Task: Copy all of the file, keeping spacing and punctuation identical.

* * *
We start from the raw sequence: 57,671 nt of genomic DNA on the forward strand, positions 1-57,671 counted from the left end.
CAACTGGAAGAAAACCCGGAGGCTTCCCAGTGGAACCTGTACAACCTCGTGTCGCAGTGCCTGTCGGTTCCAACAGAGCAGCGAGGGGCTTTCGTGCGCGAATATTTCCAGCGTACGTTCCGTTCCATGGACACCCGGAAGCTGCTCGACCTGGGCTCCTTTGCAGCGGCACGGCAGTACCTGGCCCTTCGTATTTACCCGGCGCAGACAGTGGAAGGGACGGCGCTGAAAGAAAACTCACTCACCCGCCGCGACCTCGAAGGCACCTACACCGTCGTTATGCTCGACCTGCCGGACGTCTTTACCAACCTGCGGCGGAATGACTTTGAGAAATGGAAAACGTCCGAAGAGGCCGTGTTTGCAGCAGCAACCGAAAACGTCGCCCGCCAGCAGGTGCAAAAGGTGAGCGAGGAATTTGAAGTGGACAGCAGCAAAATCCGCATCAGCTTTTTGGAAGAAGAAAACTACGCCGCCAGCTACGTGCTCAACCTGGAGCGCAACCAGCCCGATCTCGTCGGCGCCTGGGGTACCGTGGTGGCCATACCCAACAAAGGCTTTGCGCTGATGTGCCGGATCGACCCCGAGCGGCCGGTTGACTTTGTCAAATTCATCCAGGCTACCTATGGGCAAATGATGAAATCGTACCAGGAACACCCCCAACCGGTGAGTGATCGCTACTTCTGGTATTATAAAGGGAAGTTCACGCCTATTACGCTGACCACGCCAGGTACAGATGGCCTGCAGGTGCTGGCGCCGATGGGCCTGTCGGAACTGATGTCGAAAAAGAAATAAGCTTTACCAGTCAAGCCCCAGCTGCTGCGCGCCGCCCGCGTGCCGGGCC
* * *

We start from the raw sequence: 57,671 nt of genomic DNA on the forward strand, positions 1-57,671 counted from the left end.
CAACTGGAAGAAAACCCGGAGGCTTCCCAGTGGAACCTGTACAACCTCGTGTCGCAGTGCCTGTCGGTTCCAACAGAGCAGCGAGGGGCTTTCGTGCGCGAATATTTCCAGCGTACGTTCCGTTCCATGGACACCCGGAAGCTGCTCGACCTGGGCTCCTTTGCAGCGGCACGGCAGTACCTGGCCCTTCGTATTTACCCGGCGCAGACAGTGGAAGGGACGGCGCTGAAAGAAAACTCACTCACCCGCCGCGACCTCGAAGGCACCTACACCGTCGTTATGCTCGACCTGCCGGACGTCTTTACCAACCTGCGGCGGAATGACTTTGAGAAATGGAAAACGTCCGAAGAGGCCGTGTTTGCAGCAGCAACCGAAAACGTCGCCCGCCAGCAGGTGCAAAAGGTGAGCGAGGAATTTGAAGTGGACAGCAGCAAAATCCGCATCAGCTTTTTGGAAGAAGAAAACTACGCCGCCAGCTACGTGCTCAACCTGGAGCGCAACCAGCCCGATCTCGTCGGCGCCTGGGGTACCGTGGTGGCCATACCCAACAAAGGCTTTGCGCTGATGTGCCGGATCGACCCCGAGCGGCCGGTTGACTTTGTCAAATTCATCCAGGCTACCTATGGGCAAATGATGAAATCGTACCAGGAACACCCCCAACCGGTGAGTGATCGCTACTTCTGGTATTATAAAGGGAAGTTCACGCCTATTACGCTGACCACGCCAGGTACAGATGGCCTGCAGGTGCTGGCGCCGATGGGCCTGTCGGAACTGATGTCGAAAAAGAAATAAGCTTTACCAGTCAAGCCCCAGCTGCTGCGCGCCGCCCGCGTGCCGGGCC